FRANKFURT/WASHINGTON (Reuters) - Bayer (BAYGn.DE) won U.S. approval for its planned takeover of Monsanto MON.N after agreeing to sell about $9 billion in assets, clearing a major hurdle for the $62.5 billion deal that will create by far the largest seeds and pesticides maker.
Makan Delrahim, who heads the U.S. Justice Department’s (DoJ) Antitrust Division, said the asset sales agreed to by Bayer were the “largest ever divestiture ever required by the United States.”
A Bayer spokesman said the planned sale of businesses with 2.2 billion euros ($2.54 billion) in sales to BASF already agreed to address antitrust concerns, mainly in Europe, were not materially different from the DoJ’s demands.
“Receipt of the DOJ’s approval brings us close to our goal of creating a leading company in agriculture,” Bayer CEO Werner Baumann said in a statement.
Shares in Bayer jumped to the top of Germany's DAX .GDAXI index in early Wednesday trading and were trading up 2.8 percent at 101.6 euros by 0833 GMT.
Bernstein analysts said the DoJ approval made it possible for Bayer to close the Monsanto deal by the end of June.
After months of delays in a drawn-out review process the ruling brings Bayer close to creating an agricultural supplies giant with sales of about 20 billion euros, based on 2017 figures, when taking into account the divestments.
At current foreign exchange rates, that compares to about 12.4 billion euros at DowDuPont’s DWDP.N Corteva Agriscience unit, 11 billion euros at ChemChina’s Syngenta and 7.9 billion at BASF, including businesses to be acquired.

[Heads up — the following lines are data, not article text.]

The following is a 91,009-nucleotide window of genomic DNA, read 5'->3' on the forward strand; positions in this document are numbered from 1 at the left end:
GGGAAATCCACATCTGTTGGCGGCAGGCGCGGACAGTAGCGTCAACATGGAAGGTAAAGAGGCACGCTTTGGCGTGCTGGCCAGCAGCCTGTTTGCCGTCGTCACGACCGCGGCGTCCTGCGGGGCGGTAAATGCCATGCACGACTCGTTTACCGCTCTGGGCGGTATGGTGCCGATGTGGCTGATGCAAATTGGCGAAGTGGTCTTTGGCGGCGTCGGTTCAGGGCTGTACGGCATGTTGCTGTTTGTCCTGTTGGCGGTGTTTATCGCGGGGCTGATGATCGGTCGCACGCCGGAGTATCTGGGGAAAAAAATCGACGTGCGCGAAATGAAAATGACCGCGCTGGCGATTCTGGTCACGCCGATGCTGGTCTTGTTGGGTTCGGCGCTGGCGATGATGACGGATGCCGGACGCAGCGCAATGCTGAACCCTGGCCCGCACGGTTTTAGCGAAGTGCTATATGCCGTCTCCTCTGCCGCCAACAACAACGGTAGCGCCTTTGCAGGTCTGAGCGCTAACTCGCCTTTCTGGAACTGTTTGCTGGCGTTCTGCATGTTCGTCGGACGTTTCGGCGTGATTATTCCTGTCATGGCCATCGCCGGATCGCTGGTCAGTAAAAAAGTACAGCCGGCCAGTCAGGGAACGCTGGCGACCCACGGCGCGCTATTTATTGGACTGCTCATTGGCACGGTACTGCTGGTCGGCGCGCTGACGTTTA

Bayer’s move to combine its crop chemicals business, the world’s second-largest after Syngenta AG SYNN.S, with Monsanto’s industry-leading seeds business, is the latest in a series of major agrochemicals tie-ups. U.S. chemicals giants Dow Chemical (DOW.N) and DuPont merged in September 2017 and are now in the process of splitting into three units. In other consolidation in the sector, China’s state-owned ChemChina purchased Syngenta and two huge Canadian fertilizer producers merged to form a new company, now called Nutrien (NTR.TO). Bayer committed to selling its entire cotton, canola, soybean and vegetable seeds businesses and digital farming business, as well its Liberty herbicide, which competes with Monsanto’s Roundup.
Under agreements with European and other antitrust enforcers, Bayer agreed to sell assets with revenues of 2.2 billion euros ($2.6 billion), to rival BASF (BASFn.DE) for 7.6 billion euros.
Bayer said in a statement it expected Bayer and Monsanto to begin the integration process as soon as the sales to BASF are complete, which it said are expected to take two months to complete.
If Bayer does not close the deal by June 14, Monsanto could withdraw from the takeover agreement and seek a higher price.
It has already secured the go-ahead from key jurisdictions, including the European Union, Brazil and Russia. Apart from the United States, it still needs clearance in Canada and Mexico.
In a separate statement, Bayer said on Tuesday said the European Commission had approved BASF as a suitable buyer of the businesses to be divested.
German seed seller KWS Saat (KWSG.DE), which had made an eleventh-hour bid for Bayer’s vegetable seed business, said on Wednesday it accepted the Commission’s decision.
Bayer last week said synergies from folding Monsanto into its organization would be about $300 million below its previous target because it will have to sell more businesses than initially expected.
Additional reporting by Patricia Weiss; Editing by Mark Potter, Dan Grebler and David Evans